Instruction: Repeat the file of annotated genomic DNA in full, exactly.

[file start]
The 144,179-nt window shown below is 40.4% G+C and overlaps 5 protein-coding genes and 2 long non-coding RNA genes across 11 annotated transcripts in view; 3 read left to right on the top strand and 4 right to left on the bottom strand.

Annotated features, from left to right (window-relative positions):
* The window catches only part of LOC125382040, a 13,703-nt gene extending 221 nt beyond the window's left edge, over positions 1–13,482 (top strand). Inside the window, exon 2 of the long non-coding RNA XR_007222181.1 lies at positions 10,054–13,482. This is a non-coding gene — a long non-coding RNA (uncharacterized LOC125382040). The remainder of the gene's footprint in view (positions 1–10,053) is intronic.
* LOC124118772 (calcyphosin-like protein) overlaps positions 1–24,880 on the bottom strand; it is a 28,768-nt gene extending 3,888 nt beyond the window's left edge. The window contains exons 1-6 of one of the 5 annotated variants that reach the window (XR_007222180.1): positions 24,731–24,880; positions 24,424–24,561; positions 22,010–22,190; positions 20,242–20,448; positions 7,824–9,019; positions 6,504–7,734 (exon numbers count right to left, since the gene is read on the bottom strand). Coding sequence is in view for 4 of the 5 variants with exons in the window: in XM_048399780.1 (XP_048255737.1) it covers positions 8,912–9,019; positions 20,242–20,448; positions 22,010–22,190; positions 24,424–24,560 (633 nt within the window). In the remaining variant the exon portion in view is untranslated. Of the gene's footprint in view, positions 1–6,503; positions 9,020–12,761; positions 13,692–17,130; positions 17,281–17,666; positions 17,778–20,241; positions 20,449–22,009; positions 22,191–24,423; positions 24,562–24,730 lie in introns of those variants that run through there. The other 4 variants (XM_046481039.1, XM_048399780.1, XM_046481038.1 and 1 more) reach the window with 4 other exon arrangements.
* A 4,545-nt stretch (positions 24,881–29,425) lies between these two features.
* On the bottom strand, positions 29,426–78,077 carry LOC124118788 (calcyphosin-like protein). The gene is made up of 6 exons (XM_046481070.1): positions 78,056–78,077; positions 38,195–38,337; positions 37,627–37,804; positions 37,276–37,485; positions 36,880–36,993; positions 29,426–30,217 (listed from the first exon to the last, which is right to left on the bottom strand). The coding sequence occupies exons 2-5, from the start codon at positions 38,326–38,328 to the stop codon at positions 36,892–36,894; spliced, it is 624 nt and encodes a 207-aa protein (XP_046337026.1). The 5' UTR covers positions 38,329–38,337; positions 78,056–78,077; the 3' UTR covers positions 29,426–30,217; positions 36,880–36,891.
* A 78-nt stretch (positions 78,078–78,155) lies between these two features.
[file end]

The 144,179-nt window shown below is 40.4% G+C and overlaps 5 protein-coding genes and 2 long non-coding RNA genes across 11 annotated transcripts in view; 3 read left to right on the top strand and 4 right to left on the bottom strand.

Annotated features, from left to right (window-relative positions):
* The window catches only part of LOC125382040, a 13,703-nt gene extending 221 nt beyond the window's left edge, over positions 1–13,482 (top strand). Inside the window, exon 2 of the long non-coding RNA XR_007222181.1 lies at positions 10,054–13,482. This is a non-coding gene — a long non-coding RNA (uncharacterized LOC125382040). The remainder of the gene's footprint in view (positions 1–10,053) is intronic.
* LOC124118772 (calcyphosin-like protein) overlaps positions 1–24,880 on the bottom strand; it is a 28,768-nt gene extending 3,888 nt beyond the window's left edge. The window contains exons 1-6 of one of the 5 annotated variants that reach the window (XR_007222180.1): positions 24,731–24,880; positions 24,424–24,561; positions 22,010–22,190; positions 20,242–20,448; positions 7,824–9,019; positions 6,504–7,734 (exon numbers count right to left, since the gene is read on the bottom strand). Coding sequence is in view for 4 of the 5 variants with exons in the window: in XM_048399780.1 (XP_048255737.1) it covers positions 8,912–9,019; positions 20,242–20,448; positions 22,010–22,190; positions 24,424–24,560 (633 nt within the window). In the remaining variant the exon portion in view is untranslated. Of the gene's footprint in view, positions 1–6,503; positions 9,020–12,761; positions 13,692–17,130; positions 17,281–17,666; positions 17,778–20,241; positions 20,449–22,009; positions 22,191–24,423; positions 24,562–24,730 lie in introns of those variants that run through there. The other 4 variants (XM_046481039.1, XM_048399780.1, XM_046481038.1 and 1 more) reach the window with 4 other exon arrangements.
* A 4,545-nt stretch (positions 24,881–29,425) lies between these two features.
* On the bottom strand, positions 29,426–78,077 carry LOC124118788 (calcyphosin-like protein). The gene is made up of 6 exons (XM_046481070.1): positions 78,056–78,077; positions 38,195–38,337; positions 37,627–37,804; positions 37,276–37,485; positions 36,880–36,993; positions 29,426–30,217 (listed from the first exon to the last, which is right to left on the bottom strand). The coding sequence occupies exons 2-5, from the start codon at positions 38,326–38,328 to the stop codon at positions 36,892–36,894; spliced, it is 624 nt and encodes a 207-aa protein (XP_046337026.1). The 5' UTR covers positions 38,329–38,337; positions 78,056–78,077; the 3' UTR covers positions 29,426–30,217; positions 36,880–36,891.
* A 78-nt stretch (positions 78,078–78,155) lies between these two features.